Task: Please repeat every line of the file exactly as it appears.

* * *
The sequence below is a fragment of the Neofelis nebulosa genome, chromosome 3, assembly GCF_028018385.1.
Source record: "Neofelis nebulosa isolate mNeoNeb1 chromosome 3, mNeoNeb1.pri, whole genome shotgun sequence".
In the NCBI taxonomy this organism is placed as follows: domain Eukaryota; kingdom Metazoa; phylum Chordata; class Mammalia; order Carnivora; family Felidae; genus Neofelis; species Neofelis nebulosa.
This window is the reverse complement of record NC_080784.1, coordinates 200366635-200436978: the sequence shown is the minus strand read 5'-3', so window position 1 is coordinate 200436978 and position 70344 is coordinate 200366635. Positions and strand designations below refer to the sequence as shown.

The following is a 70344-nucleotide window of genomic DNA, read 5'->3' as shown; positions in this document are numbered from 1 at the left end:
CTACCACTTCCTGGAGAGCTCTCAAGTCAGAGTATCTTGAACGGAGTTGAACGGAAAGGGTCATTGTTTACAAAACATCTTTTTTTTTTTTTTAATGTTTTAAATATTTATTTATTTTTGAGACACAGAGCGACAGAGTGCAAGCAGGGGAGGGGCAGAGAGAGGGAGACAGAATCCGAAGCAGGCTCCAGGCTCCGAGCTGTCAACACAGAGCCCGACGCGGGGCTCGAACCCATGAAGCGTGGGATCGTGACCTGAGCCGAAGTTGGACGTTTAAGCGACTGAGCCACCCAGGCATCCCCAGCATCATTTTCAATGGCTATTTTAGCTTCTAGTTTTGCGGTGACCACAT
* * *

The sequence below is a fragment of the Neofelis nebulosa genome, chromosome 3, assembly GCF_028018385.1.
Source record: "Neofelis nebulosa isolate mNeoNeb1 chromosome 3, mNeoNeb1.pri, whole genome shotgun sequence".
In the NCBI taxonomy this organism is placed as follows: domain Eukaryota; kingdom Metazoa; phylum Chordata; class Mammalia; order Carnivora; family Felidae; genus Neofelis; species Neofelis nebulosa.
This window is the reverse complement of record NC_080784.1, coordinates 200366635-200436978: the sequence shown is the minus strand read 5'-3', so window position 1 is coordinate 200436978 and position 70344 is coordinate 200366635. Positions and strand designations below refer to the sequence as shown.

The following is a 70344-nucleotide window of genomic DNA, read 5'->3' as shown; positions in this document are numbered from 1 at the left end:
CTACCACTTCCTGGAGAGCTCTCAAGTCAGAGTATCTTGAACGGAGTTGAACGGAAAGGGTCATTGTTTACAAAACATCTTTTTTTTTTTTTTAATGTTTTAAATATTTATTTATTTTTGAGACACAGAGCGACAGAGTGCAAGCAGGGGAGGGGCAGAGAGAGGGAGACAGAATCCGAAGCAGGCTCCAGGCTCCGAGCTGTCAACACAGAGCCCGACGCGGGGCTCGAACCCATGAAGCGTGGGATCGTGACCTGAGCCGAAGTTGGACGTTTAAGCGACTGAGCCACCCAGGCATCCCCAGCATCATTTTCAATGGCTATTTTAGCTTCTAGTTTTGCGGTGACCACAT